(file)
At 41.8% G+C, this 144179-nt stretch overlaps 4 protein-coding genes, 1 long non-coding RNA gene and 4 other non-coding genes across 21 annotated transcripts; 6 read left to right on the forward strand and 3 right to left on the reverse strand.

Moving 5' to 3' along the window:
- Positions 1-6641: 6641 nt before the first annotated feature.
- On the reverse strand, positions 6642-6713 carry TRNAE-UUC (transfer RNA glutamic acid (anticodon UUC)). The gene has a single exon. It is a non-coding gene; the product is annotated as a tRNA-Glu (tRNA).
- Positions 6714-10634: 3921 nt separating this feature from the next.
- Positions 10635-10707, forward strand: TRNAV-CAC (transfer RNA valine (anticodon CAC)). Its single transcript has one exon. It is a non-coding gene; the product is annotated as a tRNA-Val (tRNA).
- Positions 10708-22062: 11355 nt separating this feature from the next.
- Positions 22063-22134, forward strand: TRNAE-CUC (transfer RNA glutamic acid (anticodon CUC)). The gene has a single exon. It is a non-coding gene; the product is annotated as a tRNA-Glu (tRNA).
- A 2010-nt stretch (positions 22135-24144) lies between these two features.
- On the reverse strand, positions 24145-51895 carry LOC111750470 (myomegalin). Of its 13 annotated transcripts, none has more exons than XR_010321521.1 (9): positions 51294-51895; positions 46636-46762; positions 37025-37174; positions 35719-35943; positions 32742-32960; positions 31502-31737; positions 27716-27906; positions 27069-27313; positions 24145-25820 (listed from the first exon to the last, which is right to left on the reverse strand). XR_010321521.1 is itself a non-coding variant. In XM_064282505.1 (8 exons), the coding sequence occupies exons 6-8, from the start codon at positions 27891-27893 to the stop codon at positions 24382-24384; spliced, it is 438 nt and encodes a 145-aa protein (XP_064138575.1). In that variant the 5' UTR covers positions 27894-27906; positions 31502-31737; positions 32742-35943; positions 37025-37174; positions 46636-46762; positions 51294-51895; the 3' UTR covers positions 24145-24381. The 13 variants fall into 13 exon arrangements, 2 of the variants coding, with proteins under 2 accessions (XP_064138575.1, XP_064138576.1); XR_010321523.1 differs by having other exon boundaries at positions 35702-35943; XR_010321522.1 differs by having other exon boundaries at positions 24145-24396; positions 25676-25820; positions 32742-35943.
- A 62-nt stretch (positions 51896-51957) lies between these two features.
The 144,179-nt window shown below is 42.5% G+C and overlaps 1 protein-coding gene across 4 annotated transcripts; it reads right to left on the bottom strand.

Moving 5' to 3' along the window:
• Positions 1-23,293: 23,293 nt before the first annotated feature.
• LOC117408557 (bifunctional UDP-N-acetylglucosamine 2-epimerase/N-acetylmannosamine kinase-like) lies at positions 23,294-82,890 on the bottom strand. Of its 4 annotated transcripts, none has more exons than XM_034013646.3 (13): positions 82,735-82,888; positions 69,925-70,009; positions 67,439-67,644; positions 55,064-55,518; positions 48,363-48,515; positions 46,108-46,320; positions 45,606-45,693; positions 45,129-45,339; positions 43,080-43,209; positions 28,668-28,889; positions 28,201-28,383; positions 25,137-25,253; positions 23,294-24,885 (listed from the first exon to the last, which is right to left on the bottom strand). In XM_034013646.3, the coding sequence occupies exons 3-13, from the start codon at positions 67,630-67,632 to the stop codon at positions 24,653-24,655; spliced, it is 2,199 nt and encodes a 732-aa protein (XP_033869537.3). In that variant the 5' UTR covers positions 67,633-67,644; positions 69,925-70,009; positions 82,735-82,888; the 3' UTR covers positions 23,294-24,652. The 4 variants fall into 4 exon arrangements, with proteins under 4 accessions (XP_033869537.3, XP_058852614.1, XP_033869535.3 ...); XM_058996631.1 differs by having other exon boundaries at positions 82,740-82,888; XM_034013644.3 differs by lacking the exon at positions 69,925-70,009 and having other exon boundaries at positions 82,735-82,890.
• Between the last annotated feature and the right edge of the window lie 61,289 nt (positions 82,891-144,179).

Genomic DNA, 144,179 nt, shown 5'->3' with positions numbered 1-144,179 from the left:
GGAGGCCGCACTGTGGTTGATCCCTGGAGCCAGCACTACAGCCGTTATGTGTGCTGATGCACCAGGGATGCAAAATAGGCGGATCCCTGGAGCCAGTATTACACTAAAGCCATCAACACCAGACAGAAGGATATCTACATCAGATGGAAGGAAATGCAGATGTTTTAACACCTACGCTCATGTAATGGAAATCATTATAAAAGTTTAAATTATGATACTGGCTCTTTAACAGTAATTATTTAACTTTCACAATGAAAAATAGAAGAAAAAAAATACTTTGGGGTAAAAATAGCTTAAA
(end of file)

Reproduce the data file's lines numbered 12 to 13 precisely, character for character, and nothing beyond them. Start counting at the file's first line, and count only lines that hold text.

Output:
The 144,179-nt window shown below is 42.5% G+C and overlaps 1 protein-coding gene across 4 annotated transcripts; it reads right to left on the bottom strand.

Moving 5' to 3' along the window: